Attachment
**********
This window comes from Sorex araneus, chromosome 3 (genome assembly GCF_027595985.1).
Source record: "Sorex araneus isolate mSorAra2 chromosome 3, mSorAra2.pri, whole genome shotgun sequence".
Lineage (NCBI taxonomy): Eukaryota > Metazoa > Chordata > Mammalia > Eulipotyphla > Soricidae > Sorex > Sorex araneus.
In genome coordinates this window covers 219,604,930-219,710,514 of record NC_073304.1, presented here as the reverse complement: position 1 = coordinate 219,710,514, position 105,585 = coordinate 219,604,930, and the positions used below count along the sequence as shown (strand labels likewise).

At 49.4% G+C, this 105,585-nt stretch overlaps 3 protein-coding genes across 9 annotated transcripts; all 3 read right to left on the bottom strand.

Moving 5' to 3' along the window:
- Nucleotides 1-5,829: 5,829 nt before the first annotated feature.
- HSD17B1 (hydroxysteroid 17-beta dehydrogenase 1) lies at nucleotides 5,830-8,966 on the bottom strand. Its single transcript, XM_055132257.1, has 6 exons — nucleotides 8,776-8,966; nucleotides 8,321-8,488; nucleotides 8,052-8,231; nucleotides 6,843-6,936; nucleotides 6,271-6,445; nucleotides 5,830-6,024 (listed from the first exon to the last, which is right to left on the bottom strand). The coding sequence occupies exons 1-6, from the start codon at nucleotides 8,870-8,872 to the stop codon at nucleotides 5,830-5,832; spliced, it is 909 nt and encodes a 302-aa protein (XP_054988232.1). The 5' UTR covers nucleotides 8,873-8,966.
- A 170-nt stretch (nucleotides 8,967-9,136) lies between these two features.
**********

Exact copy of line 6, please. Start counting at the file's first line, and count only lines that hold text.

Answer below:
Moving 5' to 3' along the window: